20 May 2012

LIFE: Underground

SARONNO, Italy –  Last January, when they were working on the restoration of the large  bronze statue of King Vittorio Emanuele in Milan’s Piazza Duomo, they found a tunnel under the statue. Now they’ve found seven rooms. The rooms are all interconnected to the central vertical shaft, which was used to lower workers inside the statue. They also found the point where, in all probability, the last worker left after completing the work. Why they are there is a mystery. No one knew about them, not even the City of Milan.  
Piaza Duomo, Milan - Statue of Vittorio Emanuele on the right
 Secret tunnels are nothing new in Milan. There are secret tunnels in other parts of the city as well. Under the Sforza Castle, for example, there’s a tunnel which Leonardo da Vinci called the ‘strada secreto dentro’, the secret street below’. No doubt it was the ace up Duke Ludovico Sforza’s velvet sleeve as the Duchy of Milan was not only a hotbed of local uprisings but a prime target for outsiders, ready to attack at the first sign of weakness. No doubt the secret road was his plan B,  for in those wild and wooly days, you just never knew when it would be prudent to slip out the back door and take the secret road out of town.
 Sforza Castle in Vigevano
Ludovico applied the same strategy in Vigevano. At that castle, his favorite, there are underground tunnels that lead to a wide, covered road that run from the center of the castle to the outer edges of the town. Leonardo da Vinci was working for the Duke when he remodeled the castle in Vigevano, and designed the royal stable. (See http://thisitalianlife.blogspot.it/2010/01/on-road-vigevano.html

There are also tunnels under Duomo of Milan. Most of the tunnels were built in secrecy so it’s difficult to know if they were built when they were building the Duomo, during the time of Duke Ludovico, or later. Were they built to save the treasures of the Duomo in case of an all-out attack, which in actually did happen in 1499, when the French King Charles VIII invaded Milan, or later, and used when Napoleon Bonaparte invaded the city in 1796? 

But it doesn’t end there. There are also secret tunnels under Milan’s Chamber of Commerce. As much as I would like to think that they were built in an attempt to save the Chamber member’s skin from hostile crowds, the tunnels were, in fact, built a long time before the Chamber moved to that location. So, whoever was there first, felt the need to have a secret get-a-way just in case they got caught doing what they shouldn’t have been doing, or maybe not. Maybe that’s just my imagination at work.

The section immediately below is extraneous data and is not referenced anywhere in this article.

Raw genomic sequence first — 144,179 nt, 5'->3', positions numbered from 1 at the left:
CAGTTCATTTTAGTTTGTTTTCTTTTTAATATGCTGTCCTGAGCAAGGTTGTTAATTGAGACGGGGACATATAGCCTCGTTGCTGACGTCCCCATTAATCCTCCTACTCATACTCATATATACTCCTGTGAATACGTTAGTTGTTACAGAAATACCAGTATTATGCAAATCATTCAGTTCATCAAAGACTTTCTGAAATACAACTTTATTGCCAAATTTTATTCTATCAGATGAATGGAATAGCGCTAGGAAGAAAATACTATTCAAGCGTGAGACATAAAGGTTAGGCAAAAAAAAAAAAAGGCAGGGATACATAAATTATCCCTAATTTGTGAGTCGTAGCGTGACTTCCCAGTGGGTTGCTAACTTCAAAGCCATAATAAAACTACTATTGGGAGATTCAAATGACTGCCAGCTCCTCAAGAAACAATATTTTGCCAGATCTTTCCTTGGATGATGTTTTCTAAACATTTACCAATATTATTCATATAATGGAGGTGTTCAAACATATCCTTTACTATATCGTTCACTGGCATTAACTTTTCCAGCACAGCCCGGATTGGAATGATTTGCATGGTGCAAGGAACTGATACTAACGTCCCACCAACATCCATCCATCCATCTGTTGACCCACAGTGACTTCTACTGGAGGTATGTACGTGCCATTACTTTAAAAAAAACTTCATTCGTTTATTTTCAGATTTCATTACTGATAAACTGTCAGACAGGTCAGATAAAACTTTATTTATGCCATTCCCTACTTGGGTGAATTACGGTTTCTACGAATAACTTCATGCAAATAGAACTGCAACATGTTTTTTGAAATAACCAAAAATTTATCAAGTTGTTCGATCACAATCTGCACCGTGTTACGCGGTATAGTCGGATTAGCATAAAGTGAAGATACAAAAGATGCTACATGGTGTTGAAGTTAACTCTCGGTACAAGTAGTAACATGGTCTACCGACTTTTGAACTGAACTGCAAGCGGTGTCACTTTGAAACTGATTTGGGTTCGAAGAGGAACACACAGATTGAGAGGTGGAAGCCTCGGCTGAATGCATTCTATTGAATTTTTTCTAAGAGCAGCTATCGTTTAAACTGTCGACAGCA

The Pope's Fortress - Castel Sant'Angelo
Truth is, there are secret tunnels and getaways under most Italian cities. In Rome, there is a secret passage  from the Vatican to Castel Sant’Angelo. Some records claim it was built by Nicholas III in 1277,  but others say it was built by the anti-pope John XXIII (1410-15). What is certain is it was repaired by the Borgia Pope, Alexander VI, later in the fifteenth century. The narrow corridor was built within the thickness of the wall and during the sack of Rome in 1527, it enabled Pope Clement VII to escape the Vatican and take refuge in Castel S. Angelo.  
The tunnels were often used as secret escape routes, but in Turin, the King used his tunnels as storerooms for wine and cheese and other foods. He also put his alchemists down there, under the city, to mix and stir and brew potions, with the ultimate goal of discovering the secret of how to turn base metals into gold. They never did, of course, but it couldn’t have been easy climbing out from the dank and dark tunnels every day with the King waiting at the other end.

Gold Plaques on Royal Palace Gate in Turin
You can tour the tunnels under Turin, it’s a fascinating world. You can also tour the tunnels under Naples, but those were built for still another reason. The Naples tunnels were built by the Romans to carry water to houses throughout the city.  
These stories fascinate me, all of the stories fascinate me, they are part of the joy of this Italian life.

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